Agrobiodiversity and Feeding the World: More of the Same Will Result in More of the Same
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Herforth, Anna; Johns, Timothy; Creed-Kanashiro, Hilary M.; Jones, Andrew D.; Khoury, Colin K.; Lang, Timothy; Maundu, Patrick; Powell, Bronwen & Reyes-García, Victoria. (2019). Agrobiodiversity and Feeding the World: More of the Same Will Result in More of the Same. In: Zimmerer, Karl S.; de Haan, Stef (Eds). Agrobiodiversity: Integrating Knowledge for a Sustainable Future. The MIT Press. (Strüngmann Forum Reports Book 24). 185-211 p.
Permanent link to cite or share this item: https://hdl.handle.net/10568/101250
External link to download this item: https://esforum.de/publications/sfr24/chaps/SFR24_09_Herforth%20et%20al.pdf
Food systems large and small around this planet are changing more quickly and more profoundly than ever before in human history. If the same processes and priorities continue, we can expect more of the same results: the last fifty years of a productionist paradigm have resulted in increased production of a small set of calorie-dense crops, increased calorie availability, and increased global homogeneity of diets, while environmental sustainability, human health, and equity issues remain unresolved. Food system sustainability is threatened by soil erosion, fertilizer pollution, water overuse, tropical forest degradation, climate change, and genetic uniformity in agricultural production. Meanwhile, access by all to healthy, diverse, and safe food choices is far from realized, and food-related noncommunicable diseases such as type 2 diabetes, obesity, and heart disease are now epidemics as the world increasingly partakes in a diet high in sugar, fat, and salt. There is reason for hope, as eaters on every continent are demanding healthier, more diverse, safer food. This chapter argues that agrobiodiversity will help to improve sustainability, equity, and nutrition outcomes in food systems. We briefl y review the current evidence on the linkages between agrobiodiversity and sustainability, equity, and human health and nutrition, differentiating between linkages at different geographical and temporal levels. We next identify research gaps in understanding the impact of agrobiodiversity on health. Because of the urgent need for action to create more sustainable, just, and nutritious food systems, we further propose tasks for the public sector as well as strategic alliances that support agrobiodiversity’s contributions to sustainability, equity, and human nutrition.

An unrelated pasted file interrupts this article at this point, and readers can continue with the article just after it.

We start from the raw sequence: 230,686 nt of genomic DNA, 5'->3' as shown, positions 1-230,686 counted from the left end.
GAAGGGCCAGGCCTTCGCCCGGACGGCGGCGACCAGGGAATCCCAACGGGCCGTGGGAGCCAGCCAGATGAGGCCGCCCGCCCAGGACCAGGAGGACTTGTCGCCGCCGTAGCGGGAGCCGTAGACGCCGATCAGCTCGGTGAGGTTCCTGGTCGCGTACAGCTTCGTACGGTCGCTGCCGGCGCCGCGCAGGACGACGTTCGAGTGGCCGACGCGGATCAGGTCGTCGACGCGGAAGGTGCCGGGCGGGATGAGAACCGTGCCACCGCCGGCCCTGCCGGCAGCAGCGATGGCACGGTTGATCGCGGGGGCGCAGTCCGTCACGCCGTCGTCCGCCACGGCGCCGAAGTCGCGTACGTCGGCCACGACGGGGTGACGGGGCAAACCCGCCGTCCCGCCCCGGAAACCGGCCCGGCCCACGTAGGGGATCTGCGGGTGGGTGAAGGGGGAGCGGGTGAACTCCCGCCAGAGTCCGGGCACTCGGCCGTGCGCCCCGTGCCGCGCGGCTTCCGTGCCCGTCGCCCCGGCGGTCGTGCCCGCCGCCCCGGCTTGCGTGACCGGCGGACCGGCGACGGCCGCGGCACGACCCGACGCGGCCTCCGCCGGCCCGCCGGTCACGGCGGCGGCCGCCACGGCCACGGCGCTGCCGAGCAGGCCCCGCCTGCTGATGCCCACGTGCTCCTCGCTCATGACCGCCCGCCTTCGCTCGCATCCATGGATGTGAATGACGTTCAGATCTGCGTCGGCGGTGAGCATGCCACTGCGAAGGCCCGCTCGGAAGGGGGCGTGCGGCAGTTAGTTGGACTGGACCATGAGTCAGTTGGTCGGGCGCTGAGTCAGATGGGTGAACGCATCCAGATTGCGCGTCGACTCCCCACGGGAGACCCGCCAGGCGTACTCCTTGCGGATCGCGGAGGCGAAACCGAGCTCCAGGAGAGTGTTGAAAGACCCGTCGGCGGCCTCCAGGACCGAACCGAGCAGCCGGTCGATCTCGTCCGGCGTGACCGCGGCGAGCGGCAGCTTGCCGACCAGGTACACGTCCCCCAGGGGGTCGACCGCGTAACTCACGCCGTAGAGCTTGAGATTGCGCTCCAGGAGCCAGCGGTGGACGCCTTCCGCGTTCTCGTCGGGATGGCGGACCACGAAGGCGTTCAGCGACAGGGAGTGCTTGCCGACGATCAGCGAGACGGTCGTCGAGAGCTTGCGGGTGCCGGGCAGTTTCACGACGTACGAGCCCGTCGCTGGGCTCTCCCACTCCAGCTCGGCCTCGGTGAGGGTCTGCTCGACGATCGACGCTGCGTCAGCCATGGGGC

CGIAR Author ORCID iDs
Colin K. Khouryhttps://orcid.org/0000-0001-7893-5744